A Little Golden Book of Recovery: On Saturday Mornings We Play in the Garden

Then, I tell her about the store up the road. That there is a freezer there with rows and rows of sausages. That there are more stores than I can count and that each one has sausages. That there are factories and factories and factories that do nothing all day and night but make sausages. That there are plenty of sausages for her, all she wants. All she could ever want. I tell her just the little I know about what is in the sausages and that it’s pretty gross! I tell her this is why I got turkey sausages for her this time. Because turkey sausages are supposed to be a little better for her and that I want to take care of her. That I will. That I do. That I can.

 Then I tell her that there is not just enough but more than enough of anything she may ever need and that she gets to have her needs met without shame of having to manipulate. She gets to have her needs met. She doesn’t have to earn that or be afraid it is not so. 

“Now, I want to tell you something else,” I say.

This is hard for me and I don’t know really how to put it into words because it’s sort of a new thing for me to know. I tell her that even past stores and factories, there is a Source of it all and that this Source or God or whatever is THE Source of all and so there is an unlimited supply and it is all for her! All of it. Always. That she doesn’t have to worry about being provided for ever again. That I’ve got this, me and the Source. I’ll be the grown-up for her and I promise to take very good care of her. 

She smiles her fool face off. I can feel it coming off of her in waves. She is like the sun. 

And of course she gets the “God” thing. She is the God thing. All little ones are. 

So, pancakes. And sausages. Yummy. 

“What now?” I ask. I put the tray in the kitchen and peek into my Saturday Morning cabinet. Bubbles? Jump rope? Sidewalk chalk?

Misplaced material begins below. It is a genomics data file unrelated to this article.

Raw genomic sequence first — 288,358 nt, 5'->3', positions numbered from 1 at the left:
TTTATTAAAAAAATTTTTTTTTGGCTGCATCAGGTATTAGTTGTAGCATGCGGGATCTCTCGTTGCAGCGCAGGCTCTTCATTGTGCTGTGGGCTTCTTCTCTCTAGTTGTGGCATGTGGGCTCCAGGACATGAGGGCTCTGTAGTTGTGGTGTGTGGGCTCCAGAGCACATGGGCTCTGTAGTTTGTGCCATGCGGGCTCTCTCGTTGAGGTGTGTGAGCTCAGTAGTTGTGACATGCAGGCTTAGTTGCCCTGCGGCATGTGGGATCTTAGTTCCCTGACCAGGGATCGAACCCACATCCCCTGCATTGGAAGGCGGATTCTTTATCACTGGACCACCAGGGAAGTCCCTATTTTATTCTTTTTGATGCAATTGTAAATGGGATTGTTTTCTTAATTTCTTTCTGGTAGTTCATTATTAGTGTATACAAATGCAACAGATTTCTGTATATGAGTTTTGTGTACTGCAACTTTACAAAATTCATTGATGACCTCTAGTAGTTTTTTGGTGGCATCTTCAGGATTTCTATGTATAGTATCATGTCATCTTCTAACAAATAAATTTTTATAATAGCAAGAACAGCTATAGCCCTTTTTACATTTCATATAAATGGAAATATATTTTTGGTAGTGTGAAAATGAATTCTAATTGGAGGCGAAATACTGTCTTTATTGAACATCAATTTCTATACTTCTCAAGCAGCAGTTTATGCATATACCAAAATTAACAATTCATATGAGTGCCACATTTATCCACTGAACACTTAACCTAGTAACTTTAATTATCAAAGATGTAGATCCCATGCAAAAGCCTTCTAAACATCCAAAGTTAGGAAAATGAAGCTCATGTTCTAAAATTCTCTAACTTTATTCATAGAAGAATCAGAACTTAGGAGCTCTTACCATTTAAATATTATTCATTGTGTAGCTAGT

One big sheet of paper and the markers are chosen and it’s back outside to the garden. 

She wants to draw flowers. Before I can stop her, she has picked many more than I might have thought were strictly necessary and piled them on the table. 

What gets drawn and colored is surprising to me. Not flowers as much as a mosaic of vivid colors in unexpected shapes and sizes. Cool.

She sings some, “I may never ride with the cavalry! Shoot with the infantry! I may never ZOOM over the em-in-eey! But I’m in the Lord’s army!” I laugh. Oh, Lord! She’s gone religious on me. 

She sings more but these are songs made up on the spot to color by and never to be heard again. 

She talks nonstop between nonsense songs. The puppy at the park this week? The one with the blue eyes? Remember?

And then I do. There was a puppy and, yeah, now that I think about it, it did have blue eyes. I had noticed something special but she is teaching me how to actually see the eyes of others through her eyes.

She grows quiet after a time. The sun is hot now. The kind of hot you can hear. She may be listening to it but I’m pretty sure our playdate is winding down. 

She curls up close and I hold her. God, she’s so little. I stroke her hair and she shivers. Her ears are like pink frosting roses on a birthday cake. I love her. I will not let anything hurt her ever again. Not even me.

There is a reason the word “sound” is after  the word “safe,” I think.

Safe and sound. Safe and sound. 

She is happy. I put her back inside my heart where she lives and thank her for spending time with me. 

I will keep our playdate again next week but I will carry the awareness of her with me every day until then. She is me, of course. My “wee me.” 

Our Saturday mornings in the garden for the past year have changed not only the way I treat myself but also how I see others. From frothing politicians to angry mobs in the streets, so many wee ones with a fist full of fear behind their backs.


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